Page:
As demonstrated in our own newspaper, religious dialogue between “Christians” and secularists is not often amiable and not necessarily rational. Basic disagreement can quickly digress into “school yard name calling”. An unfortunate aspect of popular culture is this tendency to approach those with whom we disagree religiously or politically as if they are basically stupid, evil, and unworthy of being heard.
In my religious past I was exposed to the history of what is known, at least in some circles, as the Restoration Movement. This so-called “return to primitive Christianity” was an outgrowth of a series of outdoor revival meetings in the early 19th Century. Preachers like Barton W. Stone, Alexander Campbell, and John Smith were recognized leaders during this period; so as I studied this “restoration”, I decided to read the Memoirs of Alexander Campbell. One aspect of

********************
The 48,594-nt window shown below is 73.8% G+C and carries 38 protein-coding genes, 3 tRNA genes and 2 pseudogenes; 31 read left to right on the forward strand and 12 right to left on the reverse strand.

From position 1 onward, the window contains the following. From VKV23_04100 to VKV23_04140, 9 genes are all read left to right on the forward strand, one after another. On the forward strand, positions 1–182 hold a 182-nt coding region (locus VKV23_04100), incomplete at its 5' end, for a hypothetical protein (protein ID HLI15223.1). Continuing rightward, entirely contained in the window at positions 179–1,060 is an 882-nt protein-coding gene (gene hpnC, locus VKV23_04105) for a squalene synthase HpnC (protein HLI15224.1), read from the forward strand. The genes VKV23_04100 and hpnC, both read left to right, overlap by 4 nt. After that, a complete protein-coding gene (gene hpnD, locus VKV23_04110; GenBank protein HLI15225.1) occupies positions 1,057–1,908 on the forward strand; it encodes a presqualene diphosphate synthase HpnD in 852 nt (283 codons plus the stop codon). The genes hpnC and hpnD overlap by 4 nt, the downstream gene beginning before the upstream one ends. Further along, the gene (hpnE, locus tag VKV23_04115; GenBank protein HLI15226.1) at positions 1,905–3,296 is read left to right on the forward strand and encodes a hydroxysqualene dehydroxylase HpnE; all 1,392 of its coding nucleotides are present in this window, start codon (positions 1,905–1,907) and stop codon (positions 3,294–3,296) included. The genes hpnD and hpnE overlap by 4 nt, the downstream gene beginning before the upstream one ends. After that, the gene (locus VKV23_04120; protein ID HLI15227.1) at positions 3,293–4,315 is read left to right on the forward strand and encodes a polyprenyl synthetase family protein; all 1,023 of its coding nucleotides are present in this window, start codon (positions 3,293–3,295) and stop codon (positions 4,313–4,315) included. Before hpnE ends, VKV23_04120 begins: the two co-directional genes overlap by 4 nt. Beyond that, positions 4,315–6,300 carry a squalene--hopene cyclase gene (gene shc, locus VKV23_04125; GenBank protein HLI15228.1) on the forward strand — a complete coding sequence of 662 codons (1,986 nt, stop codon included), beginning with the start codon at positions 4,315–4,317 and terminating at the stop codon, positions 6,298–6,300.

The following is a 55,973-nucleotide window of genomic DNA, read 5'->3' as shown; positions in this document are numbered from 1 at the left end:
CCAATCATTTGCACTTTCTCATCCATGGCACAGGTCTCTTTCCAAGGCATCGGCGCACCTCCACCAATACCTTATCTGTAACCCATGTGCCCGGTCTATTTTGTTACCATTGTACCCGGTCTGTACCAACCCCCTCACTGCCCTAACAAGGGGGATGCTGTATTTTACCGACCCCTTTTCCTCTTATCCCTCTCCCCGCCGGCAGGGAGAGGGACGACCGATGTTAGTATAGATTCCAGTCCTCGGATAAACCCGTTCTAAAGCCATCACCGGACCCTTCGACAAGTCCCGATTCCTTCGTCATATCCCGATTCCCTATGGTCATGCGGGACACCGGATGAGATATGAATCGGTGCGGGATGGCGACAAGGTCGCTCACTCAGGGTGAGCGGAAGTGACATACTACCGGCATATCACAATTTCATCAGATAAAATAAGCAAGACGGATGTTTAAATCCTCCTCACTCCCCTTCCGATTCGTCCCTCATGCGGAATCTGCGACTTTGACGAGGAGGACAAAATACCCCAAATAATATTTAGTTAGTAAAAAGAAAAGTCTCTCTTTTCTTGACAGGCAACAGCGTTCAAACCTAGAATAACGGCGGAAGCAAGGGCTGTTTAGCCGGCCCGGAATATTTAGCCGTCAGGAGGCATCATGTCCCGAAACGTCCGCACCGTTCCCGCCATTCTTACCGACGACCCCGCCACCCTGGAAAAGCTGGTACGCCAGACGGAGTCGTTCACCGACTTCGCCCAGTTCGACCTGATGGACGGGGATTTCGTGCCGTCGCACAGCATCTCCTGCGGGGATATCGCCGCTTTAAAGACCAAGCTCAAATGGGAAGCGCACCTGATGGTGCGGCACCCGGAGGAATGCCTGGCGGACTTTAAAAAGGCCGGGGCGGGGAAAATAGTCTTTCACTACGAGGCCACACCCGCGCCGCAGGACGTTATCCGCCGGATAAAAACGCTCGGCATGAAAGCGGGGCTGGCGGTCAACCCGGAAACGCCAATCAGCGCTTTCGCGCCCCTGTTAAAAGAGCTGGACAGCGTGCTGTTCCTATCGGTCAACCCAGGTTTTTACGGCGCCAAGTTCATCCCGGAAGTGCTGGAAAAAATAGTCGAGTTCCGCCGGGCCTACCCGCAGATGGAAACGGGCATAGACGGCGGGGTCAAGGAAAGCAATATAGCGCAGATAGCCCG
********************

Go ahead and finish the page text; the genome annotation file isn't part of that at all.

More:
I suspect that believers could actually learn a few things from the skeptics if we bothered to listen. Much of what bothers and alienates the unbelievers are the very aspects of Christian orthodoxy which trouble many believers, if only subconsciously. Frankly facing these questionable issues could help resolve them for the benefit of believer and unbeliever alike.